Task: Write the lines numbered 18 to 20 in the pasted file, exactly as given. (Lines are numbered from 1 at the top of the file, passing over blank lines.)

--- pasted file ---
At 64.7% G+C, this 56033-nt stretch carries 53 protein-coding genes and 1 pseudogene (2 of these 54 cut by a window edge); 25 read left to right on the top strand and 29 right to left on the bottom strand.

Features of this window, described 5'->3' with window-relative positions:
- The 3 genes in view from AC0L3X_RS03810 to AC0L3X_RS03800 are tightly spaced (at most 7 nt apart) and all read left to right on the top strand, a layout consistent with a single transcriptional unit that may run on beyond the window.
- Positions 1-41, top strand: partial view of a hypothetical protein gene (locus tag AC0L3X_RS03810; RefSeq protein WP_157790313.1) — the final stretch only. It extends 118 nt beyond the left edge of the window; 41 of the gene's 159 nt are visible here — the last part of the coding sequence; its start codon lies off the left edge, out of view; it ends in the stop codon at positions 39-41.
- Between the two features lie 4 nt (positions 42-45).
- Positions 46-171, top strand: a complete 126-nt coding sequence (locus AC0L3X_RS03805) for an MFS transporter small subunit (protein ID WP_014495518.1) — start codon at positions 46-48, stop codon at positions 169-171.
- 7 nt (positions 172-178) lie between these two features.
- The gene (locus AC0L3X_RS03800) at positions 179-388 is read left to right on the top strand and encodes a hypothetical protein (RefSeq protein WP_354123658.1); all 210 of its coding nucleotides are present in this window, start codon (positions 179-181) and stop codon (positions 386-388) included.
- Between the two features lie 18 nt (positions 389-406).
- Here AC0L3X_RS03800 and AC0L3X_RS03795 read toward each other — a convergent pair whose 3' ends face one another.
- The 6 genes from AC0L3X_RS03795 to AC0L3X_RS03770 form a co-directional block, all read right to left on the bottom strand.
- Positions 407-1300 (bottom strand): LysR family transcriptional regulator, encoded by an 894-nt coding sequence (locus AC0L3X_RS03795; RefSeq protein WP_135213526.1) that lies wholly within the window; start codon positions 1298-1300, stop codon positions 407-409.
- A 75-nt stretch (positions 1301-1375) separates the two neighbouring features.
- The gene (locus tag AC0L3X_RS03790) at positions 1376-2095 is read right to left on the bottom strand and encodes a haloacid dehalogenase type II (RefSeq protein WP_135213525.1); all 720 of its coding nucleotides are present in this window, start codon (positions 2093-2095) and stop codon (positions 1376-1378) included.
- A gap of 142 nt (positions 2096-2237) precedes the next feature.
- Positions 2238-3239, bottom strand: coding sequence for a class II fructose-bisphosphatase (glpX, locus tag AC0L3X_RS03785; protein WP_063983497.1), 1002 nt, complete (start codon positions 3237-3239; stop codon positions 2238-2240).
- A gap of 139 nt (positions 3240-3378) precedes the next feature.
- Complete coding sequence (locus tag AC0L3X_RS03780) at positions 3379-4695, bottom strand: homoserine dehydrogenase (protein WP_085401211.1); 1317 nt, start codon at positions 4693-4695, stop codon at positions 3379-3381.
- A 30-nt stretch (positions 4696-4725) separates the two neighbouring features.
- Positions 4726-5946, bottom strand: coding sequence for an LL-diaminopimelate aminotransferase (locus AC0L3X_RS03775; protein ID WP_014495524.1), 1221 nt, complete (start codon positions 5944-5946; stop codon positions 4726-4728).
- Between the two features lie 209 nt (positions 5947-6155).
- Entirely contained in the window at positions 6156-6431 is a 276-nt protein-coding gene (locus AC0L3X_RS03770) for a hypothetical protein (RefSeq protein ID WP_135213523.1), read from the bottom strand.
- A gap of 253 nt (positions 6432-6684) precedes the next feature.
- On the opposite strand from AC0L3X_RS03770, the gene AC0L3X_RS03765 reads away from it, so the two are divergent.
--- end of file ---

- Complete coding sequence (locus tag AC0L3X_RS03780) at positions 3379-4695, bottom strand: homoserine dehydrogenase (protein WP_085401211.1); 1317 nt, start codon at positions 4693-4695, stop codon at positions 3379-3381.
- A 30-nt stretch (positions 4696-4725) separates the two neighbouring features.
- Positions 4726-5946, bottom strand: coding sequence for an LL-diaminopimelate aminotransferase (locus AC0L3X_RS03775; protein ID WP_014495524.1), 1221 nt, complete (start codon positions 5944-5946; stop codon positions 4726-4728).